Homeless outreach guest op

Camp Hope Director Mike Kay talks to a couple living in an SUV while doing outreach on Feb. 14, 2019, in Yakima, Wash. (Evan Abell, Yakima Herald-Republic file)

‘Damaged goods” usually refers to objects, but recently we’ve heard it said of our unsheltered residents, people with traumatic and exploited pasts.

I heard someone say an expert is “a person from out of town with a PowerPoint.” But the real experts are those who have left homelessness — individuals contributing to the economy and social diversity of Yakima. You may not recognize them. They don’t wear a red “H” indicating they survived on the streets, by the river or in the alleys. They don’t tell you they got hooked on meth to stay awake at night to avoid attack and to curb their hunger. They huddle at night under well-lit buildings with cameras for security. We know that people who experience homelessness are more often preyed upon than the perpetrators of violence.

Many individuals have trauma in their past but possess the resilience to persevere and even laugh. Given the right supports, they often choose a safer and healthier path. This is where Permanent Supportive Housing and Supported Employment come in — evidence-based practices in Yakima County, this state and nationally. It’s a high-return investment. The National Alliance to End Homelessness found the average cost to a community of an unsheltered person is roughly $40,000 a year in police, emergency room, treatment, jail, ambulance, and shelter costs (often repeated), compared to an average cost of Permanent Supportive Housing with intensive case management in Yakima County of $14,500 per year.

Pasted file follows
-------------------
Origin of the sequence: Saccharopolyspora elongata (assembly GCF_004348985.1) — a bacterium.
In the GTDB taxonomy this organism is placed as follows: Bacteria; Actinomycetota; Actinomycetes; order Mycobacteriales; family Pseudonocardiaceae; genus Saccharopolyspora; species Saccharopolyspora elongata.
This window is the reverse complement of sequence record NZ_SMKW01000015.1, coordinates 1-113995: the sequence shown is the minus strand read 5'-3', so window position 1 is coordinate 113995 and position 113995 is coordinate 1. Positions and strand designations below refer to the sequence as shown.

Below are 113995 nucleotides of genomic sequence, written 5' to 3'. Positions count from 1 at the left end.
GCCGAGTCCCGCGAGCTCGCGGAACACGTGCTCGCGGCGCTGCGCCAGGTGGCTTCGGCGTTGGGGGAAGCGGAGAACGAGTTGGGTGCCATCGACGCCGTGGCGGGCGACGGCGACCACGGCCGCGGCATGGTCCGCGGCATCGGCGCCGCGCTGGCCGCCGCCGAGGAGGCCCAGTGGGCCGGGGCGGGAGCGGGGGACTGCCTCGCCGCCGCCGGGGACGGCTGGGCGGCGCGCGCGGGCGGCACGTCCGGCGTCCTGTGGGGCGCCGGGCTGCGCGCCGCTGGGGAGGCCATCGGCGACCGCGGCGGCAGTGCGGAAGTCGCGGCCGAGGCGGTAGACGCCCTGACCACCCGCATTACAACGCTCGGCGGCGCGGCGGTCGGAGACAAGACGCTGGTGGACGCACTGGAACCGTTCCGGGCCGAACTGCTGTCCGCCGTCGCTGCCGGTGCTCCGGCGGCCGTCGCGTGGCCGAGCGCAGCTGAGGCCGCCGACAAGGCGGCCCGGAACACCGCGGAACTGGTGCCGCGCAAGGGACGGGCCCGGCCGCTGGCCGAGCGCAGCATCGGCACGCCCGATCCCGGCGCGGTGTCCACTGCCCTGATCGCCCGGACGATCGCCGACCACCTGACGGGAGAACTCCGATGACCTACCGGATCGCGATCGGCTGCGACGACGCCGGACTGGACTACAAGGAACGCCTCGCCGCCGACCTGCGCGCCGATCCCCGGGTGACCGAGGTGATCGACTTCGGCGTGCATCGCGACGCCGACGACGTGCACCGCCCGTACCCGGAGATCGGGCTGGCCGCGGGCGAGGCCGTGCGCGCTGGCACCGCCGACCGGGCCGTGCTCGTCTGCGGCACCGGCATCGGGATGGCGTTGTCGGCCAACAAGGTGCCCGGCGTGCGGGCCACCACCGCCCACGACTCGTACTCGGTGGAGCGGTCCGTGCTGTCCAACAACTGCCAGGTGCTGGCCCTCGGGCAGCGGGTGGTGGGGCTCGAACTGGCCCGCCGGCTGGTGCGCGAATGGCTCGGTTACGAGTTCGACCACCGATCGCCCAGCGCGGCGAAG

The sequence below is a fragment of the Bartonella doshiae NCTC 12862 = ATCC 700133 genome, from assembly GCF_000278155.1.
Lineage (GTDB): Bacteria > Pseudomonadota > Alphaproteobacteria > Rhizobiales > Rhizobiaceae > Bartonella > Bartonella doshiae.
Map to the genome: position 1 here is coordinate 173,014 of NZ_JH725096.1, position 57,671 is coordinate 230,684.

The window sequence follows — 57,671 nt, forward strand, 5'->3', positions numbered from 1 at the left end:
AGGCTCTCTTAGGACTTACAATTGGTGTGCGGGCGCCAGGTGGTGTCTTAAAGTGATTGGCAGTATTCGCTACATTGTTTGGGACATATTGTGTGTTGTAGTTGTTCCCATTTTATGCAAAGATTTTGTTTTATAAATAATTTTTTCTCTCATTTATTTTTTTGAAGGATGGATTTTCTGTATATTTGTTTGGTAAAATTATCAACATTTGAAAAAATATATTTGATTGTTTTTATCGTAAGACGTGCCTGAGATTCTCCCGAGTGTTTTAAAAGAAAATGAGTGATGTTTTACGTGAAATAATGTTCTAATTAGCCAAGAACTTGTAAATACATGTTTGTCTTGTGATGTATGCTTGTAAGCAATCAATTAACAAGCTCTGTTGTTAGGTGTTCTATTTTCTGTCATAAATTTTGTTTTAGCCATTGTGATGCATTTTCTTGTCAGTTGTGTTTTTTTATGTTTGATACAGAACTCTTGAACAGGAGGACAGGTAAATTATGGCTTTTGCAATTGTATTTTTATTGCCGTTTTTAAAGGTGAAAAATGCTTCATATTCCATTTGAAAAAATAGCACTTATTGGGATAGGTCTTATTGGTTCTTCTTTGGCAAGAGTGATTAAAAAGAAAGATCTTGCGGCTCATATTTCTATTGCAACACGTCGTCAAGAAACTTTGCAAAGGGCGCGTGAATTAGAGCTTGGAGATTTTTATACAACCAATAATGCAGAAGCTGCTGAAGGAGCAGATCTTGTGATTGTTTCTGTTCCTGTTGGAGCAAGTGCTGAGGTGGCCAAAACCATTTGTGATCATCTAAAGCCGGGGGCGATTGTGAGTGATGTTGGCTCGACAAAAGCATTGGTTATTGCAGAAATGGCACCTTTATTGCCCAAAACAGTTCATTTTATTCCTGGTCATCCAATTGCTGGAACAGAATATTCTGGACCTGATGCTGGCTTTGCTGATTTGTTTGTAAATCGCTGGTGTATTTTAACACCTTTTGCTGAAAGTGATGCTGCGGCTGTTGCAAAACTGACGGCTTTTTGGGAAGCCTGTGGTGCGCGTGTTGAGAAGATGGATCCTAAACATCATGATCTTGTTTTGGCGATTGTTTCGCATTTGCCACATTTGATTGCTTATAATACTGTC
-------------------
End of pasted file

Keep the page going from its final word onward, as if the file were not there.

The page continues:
In 2011, a Yakima County partnership of service providers was named a Promising Practice by the federal Department of Health and Human Services because of our collaborative effort to house unsheltered individuals and families. Hundreds of people — including families with children — no longer live in shelters or their cars and in parks. We still have homelessness, but a realistic goal is to have more people coming out of homelessness than entering — called Net Zero. No one is immune to sudden misfortune — be it a job loss, family breakup, unexpected medical bills, mental health crises and substance use disorders. We can’t assume people have hard times because they aren’t responsible. A psychotic break doesn’t just happen as a result of a personal weakness.

People are without homes because we don’t have enough affordable housing. Look at the housing crisis in Seattle, one of the wealthiest cities in the country. Homelessness has risen dramatically. While household incomes went up 12% from 2010-17, rents jumped 52% during the same time period. Poor people didn’t rush to Seattle or suddenly become irresponsible. But while some enjoyed the booming economy, others fell through the cracks. In a simulation of musical chairs, more people got added to the game, and chairs were taken away as we saw low-income housing demolished for those beautiful condos. When the music stopped, the most vulnerable were left standing.

Yakima’s rents have not increased as drastically, but the competition for housing is fierce. A recent study from the city of Yakima reported that our city needs to issue one building permit a day in order to keep up with the current demand. Nearly one-third of residents spend more than 30% of their income for housing — a standard considered unaffordable.

Achieving Net Zero means more affordable housing in Yakima County and cost-effective supports for individuals struggling with chronic disabilities, mental illness and substance use. They are not “damaged goods” but people with whom we have a shared humanity.

Rhonda Hauff is chief operating officer and deputy CEO of Yakima Neighborhood Health Services. She is a board member of the National Health Care for the Homeless Council.